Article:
Marketing Strategy Apr 16, 2007

Unsure What to Order?

Deci­sions are eas­i­er when every­thing is priced the same

Based on the research of

Alexander Chernev

You’re order­ing dessert and know exact­ly what you want: the laven­der crème brûlée that was reviewed in your favorite food col­umn. Even if it’s the most expen­sive item on the dessert menu, you will prob­a­bly order it. But what about those times when you don’t come armed with advance recommendations?

A study by Kel­logg Asso­ciate Pro­fes­sor of Mar­ket­ing Alexan­der Chernev in the Sep­tem­ber Jour­nal of Con­sumer Research finds that when a per­son is unsure what to choose, pric­ing all items iden­ti­cal­ly can help ease the deci­sion-mak­ing process. The strat­e­gy, known as ldquo;parity pric­ing,” may increase the like­li­hood that the din­er will order dessert at all.

Most pri­or research has exam­ined the impact of assort­ment on choice irre­spec­tive of price or by explic­it­ly assum­ing par­i­ty pric­ing,” writes Chernev. In con­trast, this research doc­u­ments that price dif­fer­en­ti­a­tion can have a sig­nif­i­cant impact on choice and links this impact to pref­er­ence uncer­tain­ty and the con­sis­ten­cy between indi­vid­u­als’ con­sump­tion and resource-allo­ca­tion preferences.”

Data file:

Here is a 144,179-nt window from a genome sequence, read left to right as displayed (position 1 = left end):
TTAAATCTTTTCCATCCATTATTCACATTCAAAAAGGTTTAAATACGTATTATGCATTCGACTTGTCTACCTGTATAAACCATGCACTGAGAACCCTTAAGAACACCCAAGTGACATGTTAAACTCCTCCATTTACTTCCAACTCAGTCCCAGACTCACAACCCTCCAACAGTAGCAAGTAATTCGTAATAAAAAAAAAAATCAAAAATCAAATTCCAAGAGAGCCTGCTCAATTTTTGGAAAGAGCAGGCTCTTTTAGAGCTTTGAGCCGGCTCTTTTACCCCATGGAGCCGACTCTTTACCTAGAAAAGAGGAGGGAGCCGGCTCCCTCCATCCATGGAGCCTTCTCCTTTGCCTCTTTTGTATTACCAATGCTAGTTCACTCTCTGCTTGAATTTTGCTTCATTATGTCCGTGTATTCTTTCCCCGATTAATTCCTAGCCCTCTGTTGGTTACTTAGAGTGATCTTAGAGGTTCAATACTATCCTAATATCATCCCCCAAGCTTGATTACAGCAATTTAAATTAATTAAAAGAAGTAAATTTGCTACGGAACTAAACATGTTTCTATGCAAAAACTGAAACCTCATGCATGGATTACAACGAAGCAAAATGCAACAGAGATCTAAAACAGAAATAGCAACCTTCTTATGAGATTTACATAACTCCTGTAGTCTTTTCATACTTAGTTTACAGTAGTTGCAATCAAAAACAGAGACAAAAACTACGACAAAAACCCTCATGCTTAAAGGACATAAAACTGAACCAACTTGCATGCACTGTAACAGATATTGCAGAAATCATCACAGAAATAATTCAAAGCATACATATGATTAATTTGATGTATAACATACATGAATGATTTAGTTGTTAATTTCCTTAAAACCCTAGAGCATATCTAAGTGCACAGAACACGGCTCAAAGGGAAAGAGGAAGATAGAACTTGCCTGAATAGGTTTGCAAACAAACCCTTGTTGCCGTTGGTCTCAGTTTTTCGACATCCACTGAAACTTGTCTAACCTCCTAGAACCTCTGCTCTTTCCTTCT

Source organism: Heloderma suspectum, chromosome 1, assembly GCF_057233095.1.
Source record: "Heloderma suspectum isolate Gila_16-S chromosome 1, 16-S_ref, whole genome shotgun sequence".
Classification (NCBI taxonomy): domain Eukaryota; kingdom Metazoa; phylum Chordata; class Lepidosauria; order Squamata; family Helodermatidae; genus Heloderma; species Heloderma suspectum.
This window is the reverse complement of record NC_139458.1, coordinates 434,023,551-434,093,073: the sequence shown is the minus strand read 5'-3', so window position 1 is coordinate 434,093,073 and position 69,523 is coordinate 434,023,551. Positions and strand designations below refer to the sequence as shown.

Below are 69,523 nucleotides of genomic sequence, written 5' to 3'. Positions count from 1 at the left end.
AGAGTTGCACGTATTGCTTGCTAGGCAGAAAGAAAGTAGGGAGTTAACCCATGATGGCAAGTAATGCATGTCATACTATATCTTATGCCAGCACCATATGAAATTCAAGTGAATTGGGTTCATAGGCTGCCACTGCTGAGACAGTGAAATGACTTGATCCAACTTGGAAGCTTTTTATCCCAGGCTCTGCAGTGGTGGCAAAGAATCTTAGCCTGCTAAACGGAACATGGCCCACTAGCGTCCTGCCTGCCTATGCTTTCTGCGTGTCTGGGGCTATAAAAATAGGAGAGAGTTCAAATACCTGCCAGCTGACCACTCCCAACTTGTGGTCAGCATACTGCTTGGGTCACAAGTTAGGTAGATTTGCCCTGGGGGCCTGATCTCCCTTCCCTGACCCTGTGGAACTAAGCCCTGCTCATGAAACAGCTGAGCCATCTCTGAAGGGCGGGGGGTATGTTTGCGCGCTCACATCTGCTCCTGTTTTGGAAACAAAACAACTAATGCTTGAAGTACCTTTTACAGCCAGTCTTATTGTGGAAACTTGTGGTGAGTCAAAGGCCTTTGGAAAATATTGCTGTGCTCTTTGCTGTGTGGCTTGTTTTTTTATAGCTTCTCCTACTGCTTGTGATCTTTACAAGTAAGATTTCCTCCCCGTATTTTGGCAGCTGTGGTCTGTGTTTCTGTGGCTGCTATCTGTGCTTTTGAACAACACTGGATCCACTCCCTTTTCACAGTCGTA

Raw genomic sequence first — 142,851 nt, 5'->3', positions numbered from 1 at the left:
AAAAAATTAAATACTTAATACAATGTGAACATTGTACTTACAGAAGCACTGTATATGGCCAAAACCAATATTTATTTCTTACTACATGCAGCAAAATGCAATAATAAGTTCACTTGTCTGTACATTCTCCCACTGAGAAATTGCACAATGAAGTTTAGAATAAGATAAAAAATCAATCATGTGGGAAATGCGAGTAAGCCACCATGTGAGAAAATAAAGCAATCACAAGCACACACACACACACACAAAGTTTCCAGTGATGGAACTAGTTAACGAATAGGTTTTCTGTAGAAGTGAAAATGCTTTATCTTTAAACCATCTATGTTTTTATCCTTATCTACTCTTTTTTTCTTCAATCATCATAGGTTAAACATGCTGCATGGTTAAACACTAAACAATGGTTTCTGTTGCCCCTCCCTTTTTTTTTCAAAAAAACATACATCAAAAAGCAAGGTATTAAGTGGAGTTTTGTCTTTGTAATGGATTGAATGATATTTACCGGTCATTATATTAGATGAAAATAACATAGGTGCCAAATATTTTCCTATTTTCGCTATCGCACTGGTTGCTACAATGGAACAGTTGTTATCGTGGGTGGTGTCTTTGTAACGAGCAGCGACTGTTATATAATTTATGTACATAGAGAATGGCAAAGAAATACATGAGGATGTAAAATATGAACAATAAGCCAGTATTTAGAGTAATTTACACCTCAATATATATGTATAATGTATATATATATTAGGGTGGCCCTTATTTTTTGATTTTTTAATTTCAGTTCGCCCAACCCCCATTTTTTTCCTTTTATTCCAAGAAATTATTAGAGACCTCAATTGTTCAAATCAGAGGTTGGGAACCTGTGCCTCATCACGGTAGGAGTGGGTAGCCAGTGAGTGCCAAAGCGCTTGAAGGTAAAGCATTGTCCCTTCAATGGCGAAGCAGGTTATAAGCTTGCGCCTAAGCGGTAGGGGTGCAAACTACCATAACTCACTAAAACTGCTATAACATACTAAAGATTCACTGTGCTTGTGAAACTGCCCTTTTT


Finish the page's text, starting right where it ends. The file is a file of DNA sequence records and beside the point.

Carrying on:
Chernev com­pares par­i­ty pric­ing with dif­fer­en­tial pric­ing (pric­ing all items dif­fer­ent­ly based on fac­tors such as the cost of ingre­di­ents). He finds that dif­fer­en­tial pric­ing can both help and hin­der deci­sion mak­ing since it makes cost a cru­cial fac­tor and intro­duces con­sid­er­a­tions of splurg­ing or saving.

If items in the desired price range include an item with oth­er appeal­ing qual­i­ties, the deci­sion is made eas­i­er by the price dif­fer­en­tial. How­ev­er, if the items in the price range are less desir­able than more expen­sive items in some way, the con­sumer becomes con­flict­ed about buy­ing any­thing at all.

Thus, when the con­sumer has read­i­ly formed con­sump­tion pref­er­ences, dif­fer­en­tial pric­ing will help’ choice when the most pre­ferred option is also the least expen­sive and will hurt’ choice when the most pre­ferred option is the most expen­sive,” explains Chernev.

About the Writer

Kellogg School press release. Article featured originally in Kellogg World, Winter 2006

About the Research

Chernev, Alexander (2006). "Differentiation and Parity in Assortment Pricing," Journal of Consumer Research, 33(2): 199-210

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